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This probably looks very strange to you:
But hear me out! Though it seems counterintuitive (and, as my boyfriend said, "just plain wrong"), I believe that turning a loaf of bread on its side is, in many instances, the easiest way to get thin, even slices without squashing the pieces, struggling against an impenetrable crust, or tiring out your wrist if you're cutting for a party spread or a crowd's heap of grilled cheeses.
Yes, it takes a bit more coordination and care: Rather than resting the flat, stable side against the cutting board, you'll have to hold the bread in place with the hand that isn't knife-wielding. But it's not as scary as it looks, and I've seen the technique at bakeries, in the latest issue of King Arthur Flour's Sift Magazine, and on the cutting board of Kristen Miglore.
At the restaurant where I work a couple days of the week, I slice two-foot-long loaves of gluten-free bread into 1/2-inch-thick slices. The best way to get consistent slices and preserve the shape of the loaf, which has a tendency to crumble, is to turn the bread on its side, score it using a ruler, and then slice away—clean motions, just a few back-and-forth saws, and as little downward pressure as possible.
This unorthodox cutting technique is, in my mind, most important for two major types of bread:
- Airy, delicate, and/or filled loaves (like a chocolate swirl brioche or rhubarb swirl bread)—these are susceptible to squashing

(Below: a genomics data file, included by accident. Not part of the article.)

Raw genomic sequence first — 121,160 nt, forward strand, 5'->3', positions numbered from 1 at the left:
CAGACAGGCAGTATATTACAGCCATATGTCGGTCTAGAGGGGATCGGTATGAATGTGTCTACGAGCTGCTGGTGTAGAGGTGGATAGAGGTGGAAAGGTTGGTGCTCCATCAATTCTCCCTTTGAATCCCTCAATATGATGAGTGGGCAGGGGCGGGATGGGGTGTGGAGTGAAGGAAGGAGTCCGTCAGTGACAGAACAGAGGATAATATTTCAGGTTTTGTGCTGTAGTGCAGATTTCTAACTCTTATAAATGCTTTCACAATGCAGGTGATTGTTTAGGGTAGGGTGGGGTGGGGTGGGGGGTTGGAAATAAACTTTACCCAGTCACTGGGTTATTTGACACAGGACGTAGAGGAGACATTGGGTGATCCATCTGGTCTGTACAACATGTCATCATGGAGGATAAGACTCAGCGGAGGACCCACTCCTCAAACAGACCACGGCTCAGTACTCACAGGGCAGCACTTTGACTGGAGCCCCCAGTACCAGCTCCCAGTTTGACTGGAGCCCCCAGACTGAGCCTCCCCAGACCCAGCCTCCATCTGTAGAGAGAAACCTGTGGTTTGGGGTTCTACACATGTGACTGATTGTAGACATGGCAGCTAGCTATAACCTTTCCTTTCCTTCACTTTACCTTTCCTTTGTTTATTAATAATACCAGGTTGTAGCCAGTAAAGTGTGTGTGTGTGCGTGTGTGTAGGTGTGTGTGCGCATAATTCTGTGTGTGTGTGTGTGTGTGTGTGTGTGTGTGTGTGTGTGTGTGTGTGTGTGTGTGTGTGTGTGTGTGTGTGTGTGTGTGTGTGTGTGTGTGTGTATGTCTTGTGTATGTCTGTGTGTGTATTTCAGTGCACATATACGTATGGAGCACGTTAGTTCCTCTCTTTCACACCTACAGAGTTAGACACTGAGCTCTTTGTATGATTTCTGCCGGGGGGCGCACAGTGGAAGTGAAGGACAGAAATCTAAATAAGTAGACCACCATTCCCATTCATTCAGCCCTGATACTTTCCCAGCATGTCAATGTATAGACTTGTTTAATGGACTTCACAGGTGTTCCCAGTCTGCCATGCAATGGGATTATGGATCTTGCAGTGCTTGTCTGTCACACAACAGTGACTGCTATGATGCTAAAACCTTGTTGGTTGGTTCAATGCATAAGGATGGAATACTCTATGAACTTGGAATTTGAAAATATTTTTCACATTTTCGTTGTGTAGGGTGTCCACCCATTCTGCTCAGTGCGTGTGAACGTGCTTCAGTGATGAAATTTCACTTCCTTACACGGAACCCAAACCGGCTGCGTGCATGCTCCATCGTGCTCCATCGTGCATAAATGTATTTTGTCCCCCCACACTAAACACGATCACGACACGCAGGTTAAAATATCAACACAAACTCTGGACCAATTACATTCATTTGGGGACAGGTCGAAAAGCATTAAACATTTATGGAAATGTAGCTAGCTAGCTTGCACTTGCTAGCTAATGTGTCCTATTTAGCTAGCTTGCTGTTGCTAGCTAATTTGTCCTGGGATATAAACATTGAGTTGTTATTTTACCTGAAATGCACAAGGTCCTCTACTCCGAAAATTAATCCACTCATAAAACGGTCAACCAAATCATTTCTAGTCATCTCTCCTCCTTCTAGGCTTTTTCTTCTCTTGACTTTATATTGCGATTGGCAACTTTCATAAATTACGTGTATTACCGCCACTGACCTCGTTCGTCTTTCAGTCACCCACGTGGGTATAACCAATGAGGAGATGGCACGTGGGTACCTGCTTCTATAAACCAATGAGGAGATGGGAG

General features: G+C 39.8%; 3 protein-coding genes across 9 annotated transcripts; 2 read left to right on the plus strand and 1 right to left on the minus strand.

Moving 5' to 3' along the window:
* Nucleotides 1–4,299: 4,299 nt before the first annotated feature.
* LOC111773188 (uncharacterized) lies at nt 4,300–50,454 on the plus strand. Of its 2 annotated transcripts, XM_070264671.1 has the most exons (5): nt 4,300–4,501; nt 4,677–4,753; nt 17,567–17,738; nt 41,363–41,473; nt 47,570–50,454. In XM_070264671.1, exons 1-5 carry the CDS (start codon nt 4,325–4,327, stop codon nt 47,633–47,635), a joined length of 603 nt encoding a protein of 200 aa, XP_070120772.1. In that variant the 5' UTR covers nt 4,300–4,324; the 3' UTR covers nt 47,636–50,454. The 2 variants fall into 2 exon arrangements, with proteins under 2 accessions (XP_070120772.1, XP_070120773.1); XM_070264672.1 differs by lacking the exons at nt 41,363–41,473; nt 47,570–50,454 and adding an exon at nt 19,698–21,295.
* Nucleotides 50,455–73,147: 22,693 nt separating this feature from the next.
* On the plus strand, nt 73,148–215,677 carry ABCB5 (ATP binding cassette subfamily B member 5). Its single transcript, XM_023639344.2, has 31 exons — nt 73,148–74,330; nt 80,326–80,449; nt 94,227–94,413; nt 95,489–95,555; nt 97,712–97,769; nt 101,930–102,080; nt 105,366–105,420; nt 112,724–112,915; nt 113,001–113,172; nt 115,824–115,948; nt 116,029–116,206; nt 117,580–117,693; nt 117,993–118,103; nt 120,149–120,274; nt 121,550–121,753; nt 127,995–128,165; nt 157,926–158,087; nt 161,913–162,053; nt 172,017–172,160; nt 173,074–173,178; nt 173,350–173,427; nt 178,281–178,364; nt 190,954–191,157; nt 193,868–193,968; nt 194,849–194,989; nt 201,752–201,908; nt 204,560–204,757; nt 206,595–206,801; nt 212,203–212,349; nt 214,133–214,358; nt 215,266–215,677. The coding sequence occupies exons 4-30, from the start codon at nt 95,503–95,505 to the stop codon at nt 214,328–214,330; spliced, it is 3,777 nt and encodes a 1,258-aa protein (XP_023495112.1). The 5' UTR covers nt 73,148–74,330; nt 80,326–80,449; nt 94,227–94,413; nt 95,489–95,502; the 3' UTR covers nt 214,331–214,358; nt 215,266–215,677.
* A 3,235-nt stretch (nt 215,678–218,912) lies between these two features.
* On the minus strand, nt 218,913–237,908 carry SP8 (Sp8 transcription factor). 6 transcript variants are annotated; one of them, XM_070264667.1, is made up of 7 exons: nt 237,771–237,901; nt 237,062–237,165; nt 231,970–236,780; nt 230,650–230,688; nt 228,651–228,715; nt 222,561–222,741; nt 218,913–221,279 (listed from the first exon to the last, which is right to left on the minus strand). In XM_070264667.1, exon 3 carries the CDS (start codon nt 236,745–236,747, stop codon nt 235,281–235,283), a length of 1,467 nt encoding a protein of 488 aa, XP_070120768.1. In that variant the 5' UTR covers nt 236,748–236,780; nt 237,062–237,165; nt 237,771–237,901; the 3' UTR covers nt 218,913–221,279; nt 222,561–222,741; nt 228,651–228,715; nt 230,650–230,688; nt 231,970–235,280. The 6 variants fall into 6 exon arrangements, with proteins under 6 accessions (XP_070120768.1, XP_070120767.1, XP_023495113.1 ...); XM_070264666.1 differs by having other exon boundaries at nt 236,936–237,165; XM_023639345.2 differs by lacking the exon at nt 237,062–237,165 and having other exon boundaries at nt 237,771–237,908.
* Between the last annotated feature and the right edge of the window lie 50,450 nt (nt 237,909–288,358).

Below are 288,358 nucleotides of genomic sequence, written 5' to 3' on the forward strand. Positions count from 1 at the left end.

- Tough, crusty bread, where it would take a lot of pressure to penetrate the top layer (again, a risk of smashing!), and you might have difficulty detaching the bottom crust without sawing through your cutting board
For the delicate loaves, you'll get less wear and tear. Since loaves of bread are typically shorter than they are wide, by turning the loaf on its side, you'll have less distance to cover with the sawing motion. That means you'll preserve the integrity of your bread's crumb structure. (Too much sawing can mar your slices.)
For the crustier loaves, you'll be able to penetrate both of the toughest parts of the bread—the upper and bottom crusts—right from the start. That makes it easier to get thin slices, and it means you won't struggle with detaching the sometimes-tough bottom.
But first, give turning your loaf a try—then report back!
Are we crazy? Be gentle in the comments below.